Scene Last Night: Graffiti at Trippy Whitney FarewellAmanda Gordon
A record $4.3 million was the haul last night at the Whitney Museum of American Art’s annual gala, a $1.6 million increase over last year.
Co-chairman Brooke Garber Neidich announced the figure during dinner on the museum’s third floor, where every wall had been filled, by hand, with the names of artists in the permanent collection -- a way of leaving a mark on the Marcel Breuer building before the Whitney moves to larger digs in the Meatpacking District.
Director Adam Weinberg said the Renzo Piano-designed downtown museum, a $750 million project, will open on May 1, 2015 -- “it’s a palindrome,” he said: “5115.”
First to hear it were 600 seated guests including Raymond McGuire, global head of investment banking at Citigroup; J. Michael Evans, the former Goldman Sachs vice-chairman who’s on the board of Alibaba; Rob Speyer, co-chief executive of Tishman Speyer; Lenard Tessler of Cerberus Capital; and Darius Bikoff, who made his fortune in Vitaminwater and the like.
These men were gala co-chairmen with their wives, and received thanks at the lectern, along with supporter Louis Vuitton.
Who the Whitney really wanted to celebrate was graffiti’d on the walls -- and the room’s columns and paper lanterns suspended over tables: the artists. Many were present, including Fred Wilson, Jeff Koons, Chuck Close, Brice Marden and Tom Sachs. Cindy Sherman had one of the best seats in the house for Elvis Costello, who sang “only hits” at the museum’s request, including “Everyday I Write the Book” and “Alison.”
Ninety-seven artists were listed as honorees in the program for having solo exhibitions or receiving the Bucksbaum Award. Among them, and seated next to one another, were Lawrence Weiner, who in 2007 covered the Whitney’s walls with typographic works like “Before & After A Hole in Time,” and architect Liz Diller, who had an exhibition of “Aberrant Architecture” in 2003.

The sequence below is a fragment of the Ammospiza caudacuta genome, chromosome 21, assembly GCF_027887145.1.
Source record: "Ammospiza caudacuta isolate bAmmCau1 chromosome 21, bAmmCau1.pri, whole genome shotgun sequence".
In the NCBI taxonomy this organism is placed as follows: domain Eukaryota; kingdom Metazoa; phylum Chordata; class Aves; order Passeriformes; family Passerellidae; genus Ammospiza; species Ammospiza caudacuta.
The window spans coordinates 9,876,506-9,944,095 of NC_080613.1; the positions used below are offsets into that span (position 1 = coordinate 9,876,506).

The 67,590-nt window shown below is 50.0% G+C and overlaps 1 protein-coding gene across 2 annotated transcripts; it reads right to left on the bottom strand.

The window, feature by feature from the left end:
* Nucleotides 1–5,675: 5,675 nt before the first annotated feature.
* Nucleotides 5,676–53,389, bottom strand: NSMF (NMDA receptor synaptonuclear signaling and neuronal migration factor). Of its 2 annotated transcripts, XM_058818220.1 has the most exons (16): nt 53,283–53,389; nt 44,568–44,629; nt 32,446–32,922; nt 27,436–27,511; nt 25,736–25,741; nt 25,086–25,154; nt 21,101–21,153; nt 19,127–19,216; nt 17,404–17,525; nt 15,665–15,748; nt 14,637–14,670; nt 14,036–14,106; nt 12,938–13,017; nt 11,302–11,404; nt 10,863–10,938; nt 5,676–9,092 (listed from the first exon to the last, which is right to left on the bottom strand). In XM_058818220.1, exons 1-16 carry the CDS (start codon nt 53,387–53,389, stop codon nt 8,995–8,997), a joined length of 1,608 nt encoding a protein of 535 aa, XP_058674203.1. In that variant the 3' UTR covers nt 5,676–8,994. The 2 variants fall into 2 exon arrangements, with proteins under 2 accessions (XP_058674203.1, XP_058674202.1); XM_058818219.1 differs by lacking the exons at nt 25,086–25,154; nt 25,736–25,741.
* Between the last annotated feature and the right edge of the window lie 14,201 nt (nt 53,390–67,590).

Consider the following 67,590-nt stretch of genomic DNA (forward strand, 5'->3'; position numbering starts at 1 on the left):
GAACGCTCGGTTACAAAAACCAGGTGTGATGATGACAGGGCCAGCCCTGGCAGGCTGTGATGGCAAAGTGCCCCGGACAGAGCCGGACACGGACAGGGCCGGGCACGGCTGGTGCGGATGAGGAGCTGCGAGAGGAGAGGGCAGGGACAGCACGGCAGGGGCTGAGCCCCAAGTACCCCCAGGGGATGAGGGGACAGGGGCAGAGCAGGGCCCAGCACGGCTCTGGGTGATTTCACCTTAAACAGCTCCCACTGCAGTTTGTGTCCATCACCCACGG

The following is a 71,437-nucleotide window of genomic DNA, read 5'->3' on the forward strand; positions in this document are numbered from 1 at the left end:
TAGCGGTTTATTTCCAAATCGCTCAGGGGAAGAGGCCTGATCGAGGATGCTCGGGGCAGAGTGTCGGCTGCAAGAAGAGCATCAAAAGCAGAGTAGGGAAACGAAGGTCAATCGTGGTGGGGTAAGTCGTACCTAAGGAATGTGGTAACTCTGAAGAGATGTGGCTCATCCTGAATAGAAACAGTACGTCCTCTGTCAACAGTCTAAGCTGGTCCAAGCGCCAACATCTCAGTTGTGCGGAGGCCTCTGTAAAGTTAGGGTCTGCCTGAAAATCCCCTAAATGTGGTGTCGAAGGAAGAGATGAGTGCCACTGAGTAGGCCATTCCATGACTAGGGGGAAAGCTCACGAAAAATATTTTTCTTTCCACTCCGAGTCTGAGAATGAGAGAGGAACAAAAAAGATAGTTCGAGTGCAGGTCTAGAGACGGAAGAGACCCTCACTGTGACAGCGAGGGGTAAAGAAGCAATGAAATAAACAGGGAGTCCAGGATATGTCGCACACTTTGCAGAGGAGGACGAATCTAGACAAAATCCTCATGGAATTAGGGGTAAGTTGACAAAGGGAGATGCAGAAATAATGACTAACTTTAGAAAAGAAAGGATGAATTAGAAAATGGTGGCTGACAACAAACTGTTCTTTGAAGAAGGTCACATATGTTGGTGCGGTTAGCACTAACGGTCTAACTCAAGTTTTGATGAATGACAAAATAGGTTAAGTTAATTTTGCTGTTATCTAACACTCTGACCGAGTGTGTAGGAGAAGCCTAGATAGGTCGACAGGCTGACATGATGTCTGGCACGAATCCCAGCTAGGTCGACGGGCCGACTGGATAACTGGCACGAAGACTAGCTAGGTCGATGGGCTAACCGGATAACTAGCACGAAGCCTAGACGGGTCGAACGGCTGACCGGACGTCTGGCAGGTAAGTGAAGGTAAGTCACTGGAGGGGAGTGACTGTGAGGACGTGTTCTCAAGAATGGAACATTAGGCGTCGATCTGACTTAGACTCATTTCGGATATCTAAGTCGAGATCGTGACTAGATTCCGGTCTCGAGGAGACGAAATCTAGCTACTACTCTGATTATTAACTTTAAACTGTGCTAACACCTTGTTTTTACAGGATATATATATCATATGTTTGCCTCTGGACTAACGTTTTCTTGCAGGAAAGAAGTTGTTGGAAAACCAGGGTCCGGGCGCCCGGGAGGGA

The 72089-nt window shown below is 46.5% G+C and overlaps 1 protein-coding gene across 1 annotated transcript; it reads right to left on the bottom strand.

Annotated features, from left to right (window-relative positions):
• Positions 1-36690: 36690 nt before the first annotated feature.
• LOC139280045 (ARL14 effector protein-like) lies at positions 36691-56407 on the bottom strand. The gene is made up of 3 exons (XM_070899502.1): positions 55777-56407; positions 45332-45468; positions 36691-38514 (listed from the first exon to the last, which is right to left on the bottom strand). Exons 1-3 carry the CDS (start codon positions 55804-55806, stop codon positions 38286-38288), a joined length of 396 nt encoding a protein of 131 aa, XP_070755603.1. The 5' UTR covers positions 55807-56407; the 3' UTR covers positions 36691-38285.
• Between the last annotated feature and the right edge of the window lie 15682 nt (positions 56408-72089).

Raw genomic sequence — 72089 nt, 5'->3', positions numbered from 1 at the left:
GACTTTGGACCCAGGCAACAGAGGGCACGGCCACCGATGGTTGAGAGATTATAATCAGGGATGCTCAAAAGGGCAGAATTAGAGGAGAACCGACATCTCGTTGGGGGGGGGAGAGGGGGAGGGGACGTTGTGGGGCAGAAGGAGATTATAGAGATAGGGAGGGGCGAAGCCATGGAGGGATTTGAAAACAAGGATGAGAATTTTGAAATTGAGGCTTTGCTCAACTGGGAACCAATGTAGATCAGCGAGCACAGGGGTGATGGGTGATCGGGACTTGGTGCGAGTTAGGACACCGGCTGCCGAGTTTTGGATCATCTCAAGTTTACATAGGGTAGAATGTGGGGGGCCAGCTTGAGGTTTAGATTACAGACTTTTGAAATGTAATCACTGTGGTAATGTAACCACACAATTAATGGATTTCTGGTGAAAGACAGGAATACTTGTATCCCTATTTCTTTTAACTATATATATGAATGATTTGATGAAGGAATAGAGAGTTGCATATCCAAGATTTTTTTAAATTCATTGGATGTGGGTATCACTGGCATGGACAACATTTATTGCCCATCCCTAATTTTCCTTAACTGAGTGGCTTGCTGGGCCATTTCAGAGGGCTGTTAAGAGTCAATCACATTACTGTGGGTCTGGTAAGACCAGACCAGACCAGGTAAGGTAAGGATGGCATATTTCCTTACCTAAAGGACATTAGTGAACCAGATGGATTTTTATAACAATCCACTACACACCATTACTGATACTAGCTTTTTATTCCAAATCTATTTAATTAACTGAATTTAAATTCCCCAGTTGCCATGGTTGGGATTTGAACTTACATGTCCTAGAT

Together, they mused on Breuer’s building, whose next occupant (a tenant of the Whitney) will be the Metropolitan Museum of Art, using the space as a satellite to its own headquarters.
“It’s very strange to see the building without art in it,” Diller said, pausing to look up at the open grid below the room’s true ceiling. “If you look through the coffer, you see the structure, the mechanicals. I think this is Breuer’s best work, actually.”
“Making my show here, the building was not my adversary at all,” Weiner said, just before waiters wielding scissors descended to cut the parchment enveloping their branzino.
Art dealers, publishing executives, and financiers filled the room. Among the latter were Robert Jain, head of alternative investments at Credit Suisse, Robert Soros, Adebayo Ogunlesi, John Angelo, David Ganek, founder of Apocalpyse 22, and MSD Capital’s John Phelan and Glenn Fuhrman.
Some of the women assembled recalled visiting the museum while single, dating, pregnant and with their children, now grown up and attending the gala too.
Jack Shear, the head of the Ellsworth Kelly Foundation, noted how warmly greeted he has always been by the museum’s guards.
Bikoff said one of his best memories of the building is “touching a Jackson Pollock and not getting busted.”
Asked if he’d be taking any part of the building with him, Weinberg, the museum’s director, replied, “just the memories -- and the idea of the malleability of the museum: the idea that you can use the building for raw material for art making. The museum is a place for making art, not just showing art.”
“I’m very excited about the new building and I think Adam is an incredible leader,” said Fiona Donovan, the great-granddaughter of museum founder Gertrude Vanderbilt Whitney.
Donovan, an art historian, recently rejoined the Whitney’s board after a long absence. “It’s been an extremely festive evening,” she said, before chatting with Padma Lakshmi and Carter Foster, a curator of drawing at the Whitney.
At the after-party on the fourth floor, extension cords formed the phrase “Goodbye for now” above the bar, while a time-lapse video taken from the roof of the new building showed the water and sky views unlikely to ever be available from the current space in the heart of the Upper East Side.
Artist Will Pappenheimer gave the dinner guests and a fresh set of younger patrons a chance to see their environs in a new way. All it took was downloading the Layar application, scanning a QR code, and holding up a mobile phone or tablet.
Then, the view using the camera function included spinning flowers, tunnels made of stripes in psychedelic colors, and other visual effects, all juxtaposed with what was actually taking place as the clock approached and then passed midnight: guests dancing, or checking out a wall of archival photographs, including one of Jackie Kennedy at the 1967 opening of the building, or lining up at a dessert station housed in a big moving crate.
Christiane Paul, the museum’s adjunct curator of new media arts, roamed the space with her iPad, documenting the project.
Pappenheimer designed his augmented-reality application, called “Proxy, 5-WM2A,” to resemble the experience of taking a dissociative drug.
“This is the moment when we have to detach,” he said.